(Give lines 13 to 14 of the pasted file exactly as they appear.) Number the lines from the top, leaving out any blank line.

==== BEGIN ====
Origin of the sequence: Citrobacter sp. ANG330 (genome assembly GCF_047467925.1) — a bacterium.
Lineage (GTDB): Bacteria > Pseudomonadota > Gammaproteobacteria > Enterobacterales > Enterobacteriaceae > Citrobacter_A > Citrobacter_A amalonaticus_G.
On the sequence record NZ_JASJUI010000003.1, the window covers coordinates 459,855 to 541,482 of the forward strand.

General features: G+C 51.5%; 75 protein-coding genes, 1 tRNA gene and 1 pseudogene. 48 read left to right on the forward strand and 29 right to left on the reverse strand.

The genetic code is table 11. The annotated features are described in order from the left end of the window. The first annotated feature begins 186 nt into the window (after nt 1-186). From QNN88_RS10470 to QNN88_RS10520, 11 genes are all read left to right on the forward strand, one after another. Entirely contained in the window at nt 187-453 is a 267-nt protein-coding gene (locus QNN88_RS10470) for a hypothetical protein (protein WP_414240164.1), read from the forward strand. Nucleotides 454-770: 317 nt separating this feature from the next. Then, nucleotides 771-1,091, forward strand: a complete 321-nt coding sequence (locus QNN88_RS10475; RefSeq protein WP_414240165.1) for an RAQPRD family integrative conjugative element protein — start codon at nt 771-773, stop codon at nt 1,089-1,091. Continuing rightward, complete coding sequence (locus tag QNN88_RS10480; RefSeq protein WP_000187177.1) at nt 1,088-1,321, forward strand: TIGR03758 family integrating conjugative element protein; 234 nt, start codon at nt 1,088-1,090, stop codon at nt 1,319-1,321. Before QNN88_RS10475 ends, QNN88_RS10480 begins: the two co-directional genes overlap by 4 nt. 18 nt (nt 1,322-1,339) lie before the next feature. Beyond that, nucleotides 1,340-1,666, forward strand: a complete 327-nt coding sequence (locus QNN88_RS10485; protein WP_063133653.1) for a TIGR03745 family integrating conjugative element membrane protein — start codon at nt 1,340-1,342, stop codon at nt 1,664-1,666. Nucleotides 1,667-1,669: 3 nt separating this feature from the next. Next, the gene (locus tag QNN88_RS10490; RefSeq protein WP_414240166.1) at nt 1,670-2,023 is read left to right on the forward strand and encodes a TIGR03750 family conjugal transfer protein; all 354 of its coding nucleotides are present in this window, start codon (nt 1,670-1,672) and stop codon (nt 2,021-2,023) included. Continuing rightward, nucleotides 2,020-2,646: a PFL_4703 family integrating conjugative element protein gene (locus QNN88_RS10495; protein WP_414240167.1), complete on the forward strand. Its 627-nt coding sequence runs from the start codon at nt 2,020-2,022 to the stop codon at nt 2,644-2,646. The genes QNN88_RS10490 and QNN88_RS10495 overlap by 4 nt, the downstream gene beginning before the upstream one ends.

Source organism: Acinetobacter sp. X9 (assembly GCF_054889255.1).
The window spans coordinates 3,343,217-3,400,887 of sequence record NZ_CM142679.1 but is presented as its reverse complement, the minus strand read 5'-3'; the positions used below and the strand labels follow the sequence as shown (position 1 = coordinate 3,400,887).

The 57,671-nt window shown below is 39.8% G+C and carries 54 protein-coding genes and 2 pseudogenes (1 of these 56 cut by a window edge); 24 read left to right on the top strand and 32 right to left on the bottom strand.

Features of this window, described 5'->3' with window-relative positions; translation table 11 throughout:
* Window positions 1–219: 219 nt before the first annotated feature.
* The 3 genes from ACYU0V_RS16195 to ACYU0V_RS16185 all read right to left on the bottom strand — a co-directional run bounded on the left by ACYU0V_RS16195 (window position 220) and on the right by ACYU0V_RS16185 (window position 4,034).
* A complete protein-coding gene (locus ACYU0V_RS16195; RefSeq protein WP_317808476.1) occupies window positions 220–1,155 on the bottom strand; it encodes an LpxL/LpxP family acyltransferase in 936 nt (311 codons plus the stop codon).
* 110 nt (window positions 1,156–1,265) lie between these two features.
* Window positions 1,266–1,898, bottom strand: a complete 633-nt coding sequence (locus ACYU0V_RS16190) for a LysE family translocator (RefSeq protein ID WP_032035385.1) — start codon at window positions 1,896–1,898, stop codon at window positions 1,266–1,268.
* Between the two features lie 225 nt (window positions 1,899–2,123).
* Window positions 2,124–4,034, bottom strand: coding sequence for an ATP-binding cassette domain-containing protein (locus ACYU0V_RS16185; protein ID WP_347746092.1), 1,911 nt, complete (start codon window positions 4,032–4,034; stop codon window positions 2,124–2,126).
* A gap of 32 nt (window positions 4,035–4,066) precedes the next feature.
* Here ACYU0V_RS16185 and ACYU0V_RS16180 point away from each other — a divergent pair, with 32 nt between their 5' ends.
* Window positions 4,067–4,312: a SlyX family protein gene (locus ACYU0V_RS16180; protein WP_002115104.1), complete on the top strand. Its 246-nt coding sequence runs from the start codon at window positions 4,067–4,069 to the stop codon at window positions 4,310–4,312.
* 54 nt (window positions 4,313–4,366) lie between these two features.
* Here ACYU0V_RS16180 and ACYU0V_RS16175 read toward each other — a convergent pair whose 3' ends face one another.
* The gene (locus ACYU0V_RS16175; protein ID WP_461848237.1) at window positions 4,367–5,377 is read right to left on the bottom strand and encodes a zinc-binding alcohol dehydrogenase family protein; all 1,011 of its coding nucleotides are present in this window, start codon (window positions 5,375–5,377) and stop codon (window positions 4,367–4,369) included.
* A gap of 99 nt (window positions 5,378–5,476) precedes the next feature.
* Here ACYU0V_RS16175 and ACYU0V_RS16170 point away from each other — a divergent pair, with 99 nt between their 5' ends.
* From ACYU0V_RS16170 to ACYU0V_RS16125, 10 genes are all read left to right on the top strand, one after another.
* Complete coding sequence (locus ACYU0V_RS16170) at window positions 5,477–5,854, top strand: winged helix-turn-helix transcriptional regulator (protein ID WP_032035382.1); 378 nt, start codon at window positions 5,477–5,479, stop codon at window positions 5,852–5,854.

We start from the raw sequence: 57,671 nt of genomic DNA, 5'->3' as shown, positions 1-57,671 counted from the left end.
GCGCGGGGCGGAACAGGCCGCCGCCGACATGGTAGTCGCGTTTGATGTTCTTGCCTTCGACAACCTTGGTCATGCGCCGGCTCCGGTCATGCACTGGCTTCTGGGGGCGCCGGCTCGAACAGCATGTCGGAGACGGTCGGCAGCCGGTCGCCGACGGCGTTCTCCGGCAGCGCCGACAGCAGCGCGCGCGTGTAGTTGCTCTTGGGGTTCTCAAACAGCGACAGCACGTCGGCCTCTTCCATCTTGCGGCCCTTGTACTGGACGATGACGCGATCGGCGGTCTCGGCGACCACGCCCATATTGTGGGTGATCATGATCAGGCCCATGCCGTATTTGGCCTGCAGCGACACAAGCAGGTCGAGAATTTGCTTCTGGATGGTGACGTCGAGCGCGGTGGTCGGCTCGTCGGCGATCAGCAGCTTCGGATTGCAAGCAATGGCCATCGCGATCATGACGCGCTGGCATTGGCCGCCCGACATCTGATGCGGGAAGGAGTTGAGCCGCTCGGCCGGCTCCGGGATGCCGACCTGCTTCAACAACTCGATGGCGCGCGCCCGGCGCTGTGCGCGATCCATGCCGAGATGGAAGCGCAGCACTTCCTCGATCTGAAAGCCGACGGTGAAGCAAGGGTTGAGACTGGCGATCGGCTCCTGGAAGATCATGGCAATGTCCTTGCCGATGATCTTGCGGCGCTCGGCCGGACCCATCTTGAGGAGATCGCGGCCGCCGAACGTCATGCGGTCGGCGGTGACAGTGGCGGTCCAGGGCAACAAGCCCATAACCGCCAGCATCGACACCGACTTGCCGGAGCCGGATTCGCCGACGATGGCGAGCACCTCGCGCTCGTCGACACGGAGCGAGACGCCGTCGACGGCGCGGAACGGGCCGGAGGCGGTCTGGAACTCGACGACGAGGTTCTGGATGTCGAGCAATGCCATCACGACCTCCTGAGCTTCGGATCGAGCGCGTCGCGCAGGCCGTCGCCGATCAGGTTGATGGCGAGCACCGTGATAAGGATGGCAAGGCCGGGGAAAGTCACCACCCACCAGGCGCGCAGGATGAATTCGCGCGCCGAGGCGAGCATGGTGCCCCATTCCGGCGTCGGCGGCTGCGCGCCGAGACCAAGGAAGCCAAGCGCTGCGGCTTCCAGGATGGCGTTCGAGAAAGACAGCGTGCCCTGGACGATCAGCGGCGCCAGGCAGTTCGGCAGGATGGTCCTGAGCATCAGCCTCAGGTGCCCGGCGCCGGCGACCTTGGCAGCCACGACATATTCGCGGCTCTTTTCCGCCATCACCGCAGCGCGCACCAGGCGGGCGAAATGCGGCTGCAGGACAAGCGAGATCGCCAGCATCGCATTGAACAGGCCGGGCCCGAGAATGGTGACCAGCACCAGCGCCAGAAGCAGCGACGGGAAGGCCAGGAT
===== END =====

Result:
* 110 nt (window positions 1,156–1,265) lie between these two features.
* Window positions 1,266–1,898, bottom strand: a complete 633-nt coding sequence (locus ACYU0V_RS16190) for a LysE family translocator (RefSeq protein ID WP_032035385.1) — start codon at window positions 1,896–1,898, stop codon at window positions 1,266–1,268.